By Jeff Becraft
When I was in middle school (although we called it junior high), my friends and I would have scrounges. If you don’t know what a scrounge is, we would stand around the lunch table and if someone had anything that was valuable (it was usually something to eat… like a candy bar, stick of gum, etc.), they would toss it into the middle of the table and then all of us would dive in and scrounge around for it and whoever came out with it, got to have it.
No girls ever hung around me or my friends.
But it had to be something of value. If someone threw a brussel sprout out there, nobody’s going in after that. Now if someone threw a piece of bacon on the table (bacon is my hobby), then it was all in… elbows flying and all.
When our son was in middle school, he basically said one night as we were getting ready for bed: “Dad, it seems like there are an awful lot of no’s in this life.”
I responded, “Well… for every yes, you are automatically saying no to a lot of other things. When I said yes to your Mama, I was automatically saying no to about two billion other women… That’s a lot of no’s for just one yes, isn’t it?” He nodded.
I then added, “But it is a glorious yes.”
Pick the glorious yes’s. Determine what is most valuable, what is most important.
A person was evaluating our society and culture over 40 years ago and stated, “We say no to nothing.” It is worse today. We say yes to everything.
Take some time to write down what is most valuable to you. What are the top 5 values you want in your life? What is most important to you over everything else? Then make your choices based on that.
When I was in high school and on into college, I made a lot of bad choices. Those choices and decisions were not based on my values or what was most important to me or who I was or who I wanted to be. I just wanted to fit in. To simply try and fit in is not a very glorious way to live.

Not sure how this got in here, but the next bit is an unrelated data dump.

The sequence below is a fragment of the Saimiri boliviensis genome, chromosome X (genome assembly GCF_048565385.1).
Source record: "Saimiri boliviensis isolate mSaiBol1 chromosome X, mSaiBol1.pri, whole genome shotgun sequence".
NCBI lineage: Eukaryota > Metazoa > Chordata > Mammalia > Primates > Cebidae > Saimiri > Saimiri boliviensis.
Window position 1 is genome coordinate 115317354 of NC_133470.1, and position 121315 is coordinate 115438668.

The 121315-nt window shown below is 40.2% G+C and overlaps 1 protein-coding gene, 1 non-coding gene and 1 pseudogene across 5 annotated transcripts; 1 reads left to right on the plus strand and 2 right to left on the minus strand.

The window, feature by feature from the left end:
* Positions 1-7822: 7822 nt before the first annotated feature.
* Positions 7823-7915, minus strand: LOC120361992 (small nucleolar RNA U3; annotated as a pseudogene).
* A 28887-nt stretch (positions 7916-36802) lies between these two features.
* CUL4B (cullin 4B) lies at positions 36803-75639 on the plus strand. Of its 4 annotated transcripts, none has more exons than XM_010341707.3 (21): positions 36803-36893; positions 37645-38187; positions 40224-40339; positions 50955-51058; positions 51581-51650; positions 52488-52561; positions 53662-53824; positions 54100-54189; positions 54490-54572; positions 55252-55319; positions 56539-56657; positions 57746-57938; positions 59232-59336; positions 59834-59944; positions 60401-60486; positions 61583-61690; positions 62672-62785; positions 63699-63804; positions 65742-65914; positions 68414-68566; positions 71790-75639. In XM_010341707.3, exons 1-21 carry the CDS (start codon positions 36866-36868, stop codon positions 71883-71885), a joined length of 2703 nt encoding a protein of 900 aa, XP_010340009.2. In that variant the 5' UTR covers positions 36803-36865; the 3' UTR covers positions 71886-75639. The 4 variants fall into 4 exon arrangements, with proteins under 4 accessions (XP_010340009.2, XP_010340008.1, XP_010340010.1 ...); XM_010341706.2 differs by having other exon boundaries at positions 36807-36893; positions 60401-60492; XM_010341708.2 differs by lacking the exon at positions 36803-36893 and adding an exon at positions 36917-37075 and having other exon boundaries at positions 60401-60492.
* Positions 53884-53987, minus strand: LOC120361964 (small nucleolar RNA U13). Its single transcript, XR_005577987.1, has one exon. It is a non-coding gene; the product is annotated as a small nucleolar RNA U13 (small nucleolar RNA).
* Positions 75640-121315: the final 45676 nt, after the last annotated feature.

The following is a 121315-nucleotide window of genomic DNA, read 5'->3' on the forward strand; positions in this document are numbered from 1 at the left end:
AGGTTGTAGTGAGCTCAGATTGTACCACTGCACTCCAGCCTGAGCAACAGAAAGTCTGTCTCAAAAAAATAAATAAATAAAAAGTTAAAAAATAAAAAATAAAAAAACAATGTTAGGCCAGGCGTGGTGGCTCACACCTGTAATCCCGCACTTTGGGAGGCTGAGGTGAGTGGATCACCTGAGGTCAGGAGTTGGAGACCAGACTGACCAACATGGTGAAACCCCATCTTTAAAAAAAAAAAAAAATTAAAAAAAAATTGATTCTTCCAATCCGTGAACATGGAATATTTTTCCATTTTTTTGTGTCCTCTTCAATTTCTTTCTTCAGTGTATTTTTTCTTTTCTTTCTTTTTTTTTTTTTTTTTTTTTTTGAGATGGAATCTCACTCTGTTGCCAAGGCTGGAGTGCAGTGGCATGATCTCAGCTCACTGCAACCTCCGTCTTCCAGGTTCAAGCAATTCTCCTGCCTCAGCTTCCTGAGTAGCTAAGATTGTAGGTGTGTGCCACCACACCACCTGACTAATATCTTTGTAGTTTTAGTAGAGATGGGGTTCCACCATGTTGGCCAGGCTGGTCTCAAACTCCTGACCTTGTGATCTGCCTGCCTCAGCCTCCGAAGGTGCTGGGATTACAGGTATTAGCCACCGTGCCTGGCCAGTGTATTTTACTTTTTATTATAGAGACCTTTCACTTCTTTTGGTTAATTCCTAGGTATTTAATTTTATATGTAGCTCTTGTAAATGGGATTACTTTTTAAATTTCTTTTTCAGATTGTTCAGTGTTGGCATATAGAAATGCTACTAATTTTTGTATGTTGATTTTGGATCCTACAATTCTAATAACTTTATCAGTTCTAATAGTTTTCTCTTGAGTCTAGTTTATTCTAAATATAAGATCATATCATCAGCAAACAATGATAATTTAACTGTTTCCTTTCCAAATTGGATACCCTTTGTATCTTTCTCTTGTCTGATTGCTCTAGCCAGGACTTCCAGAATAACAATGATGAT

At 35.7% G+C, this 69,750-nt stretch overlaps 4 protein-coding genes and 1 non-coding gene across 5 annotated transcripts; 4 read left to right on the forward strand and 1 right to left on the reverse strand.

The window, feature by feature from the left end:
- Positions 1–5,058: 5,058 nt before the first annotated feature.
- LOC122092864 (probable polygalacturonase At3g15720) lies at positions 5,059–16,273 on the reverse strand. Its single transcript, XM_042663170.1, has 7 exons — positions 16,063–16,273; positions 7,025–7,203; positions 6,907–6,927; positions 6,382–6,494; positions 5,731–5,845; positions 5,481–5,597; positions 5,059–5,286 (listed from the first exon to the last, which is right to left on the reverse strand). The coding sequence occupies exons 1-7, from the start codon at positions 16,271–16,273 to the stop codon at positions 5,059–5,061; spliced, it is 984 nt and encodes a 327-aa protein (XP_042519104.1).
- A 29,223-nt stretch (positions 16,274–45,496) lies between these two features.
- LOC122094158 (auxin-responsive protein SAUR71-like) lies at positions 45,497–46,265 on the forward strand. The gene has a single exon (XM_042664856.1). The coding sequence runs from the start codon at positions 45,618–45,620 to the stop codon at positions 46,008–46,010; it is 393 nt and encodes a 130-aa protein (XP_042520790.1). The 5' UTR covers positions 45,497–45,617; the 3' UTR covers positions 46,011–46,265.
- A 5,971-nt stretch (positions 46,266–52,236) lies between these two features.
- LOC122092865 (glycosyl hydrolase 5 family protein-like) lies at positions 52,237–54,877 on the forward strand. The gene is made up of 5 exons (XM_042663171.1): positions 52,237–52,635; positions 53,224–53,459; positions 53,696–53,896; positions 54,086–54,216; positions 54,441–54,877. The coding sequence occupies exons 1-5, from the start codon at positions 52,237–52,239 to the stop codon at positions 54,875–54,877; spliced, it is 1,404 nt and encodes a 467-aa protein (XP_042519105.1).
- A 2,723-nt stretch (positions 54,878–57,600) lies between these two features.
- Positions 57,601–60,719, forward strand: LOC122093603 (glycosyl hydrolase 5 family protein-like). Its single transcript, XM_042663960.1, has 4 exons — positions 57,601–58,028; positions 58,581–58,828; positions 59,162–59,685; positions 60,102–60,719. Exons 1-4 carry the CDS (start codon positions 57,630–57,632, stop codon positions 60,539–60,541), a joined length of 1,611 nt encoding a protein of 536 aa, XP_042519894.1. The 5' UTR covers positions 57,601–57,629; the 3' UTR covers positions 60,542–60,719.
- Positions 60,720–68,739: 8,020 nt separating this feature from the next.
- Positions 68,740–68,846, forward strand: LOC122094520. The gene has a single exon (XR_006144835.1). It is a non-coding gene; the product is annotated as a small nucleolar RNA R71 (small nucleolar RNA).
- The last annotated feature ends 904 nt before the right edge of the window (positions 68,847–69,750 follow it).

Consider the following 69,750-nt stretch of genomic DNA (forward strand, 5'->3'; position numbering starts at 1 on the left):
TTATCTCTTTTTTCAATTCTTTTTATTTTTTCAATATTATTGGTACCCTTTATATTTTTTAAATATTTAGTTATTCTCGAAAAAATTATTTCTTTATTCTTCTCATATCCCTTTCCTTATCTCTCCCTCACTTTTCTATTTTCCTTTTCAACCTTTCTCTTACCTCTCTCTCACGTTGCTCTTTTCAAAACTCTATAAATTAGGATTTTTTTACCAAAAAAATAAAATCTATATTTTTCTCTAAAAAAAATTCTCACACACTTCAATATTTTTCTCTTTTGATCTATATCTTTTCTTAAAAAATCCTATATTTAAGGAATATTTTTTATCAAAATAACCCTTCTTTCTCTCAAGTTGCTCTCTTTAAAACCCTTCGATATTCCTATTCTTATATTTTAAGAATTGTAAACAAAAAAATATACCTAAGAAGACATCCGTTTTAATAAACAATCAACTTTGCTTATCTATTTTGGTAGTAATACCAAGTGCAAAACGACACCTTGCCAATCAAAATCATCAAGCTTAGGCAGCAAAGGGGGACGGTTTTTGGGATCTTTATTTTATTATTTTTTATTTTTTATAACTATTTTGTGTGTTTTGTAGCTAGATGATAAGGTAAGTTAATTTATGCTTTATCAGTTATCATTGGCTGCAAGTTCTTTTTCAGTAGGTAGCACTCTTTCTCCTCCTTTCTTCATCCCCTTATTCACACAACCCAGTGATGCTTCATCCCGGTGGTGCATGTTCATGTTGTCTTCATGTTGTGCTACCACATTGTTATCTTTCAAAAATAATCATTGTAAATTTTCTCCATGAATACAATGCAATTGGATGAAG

On last Saturday, at our Leadership Day, a student named Jordan didn’t even want to do the climbing wall. He was terrified of heights. But through the encouragement of others, he got on the wall. He very tentatively got to about half way up. He then declared he was ready to come back down.
We encouraged him, “How about one more? Can you take one more step?” He did… and then the whole pit crew down on the ground jumped in and started yelling, “You can do it! Keep going! You can do it! Keep going!” Jordan went all the way to the top — 45 feet up in the air.
In order to go higher up the climbing wall, you have to let go of the rock that is lower in order to grab the rock that is higher. You have to say no to a lower rock in order to say yes to a higher rock. If you want to go higher, then you need to pick what is most valuable and what is most important. You can’t be grabbing every rock that comes along. You have to let go and say no to the lower rocks so you can reach up and grab the rocks that are more important so you can get to higher ground.
When you are 45 feet up in the air and you have said no to fear and yes to courage… that is a glorious way to live.
Make it a glorious day!
Jeff Becraft is the Executive Director for Youth Corps and has dedicated much of his life to helping shift the vision of people’s lives. Youth Corps is a life-changing leadership development experience that inspires high school students to be leaders in the Midlands and beyond. You can connect with Jeff at jef[email protected].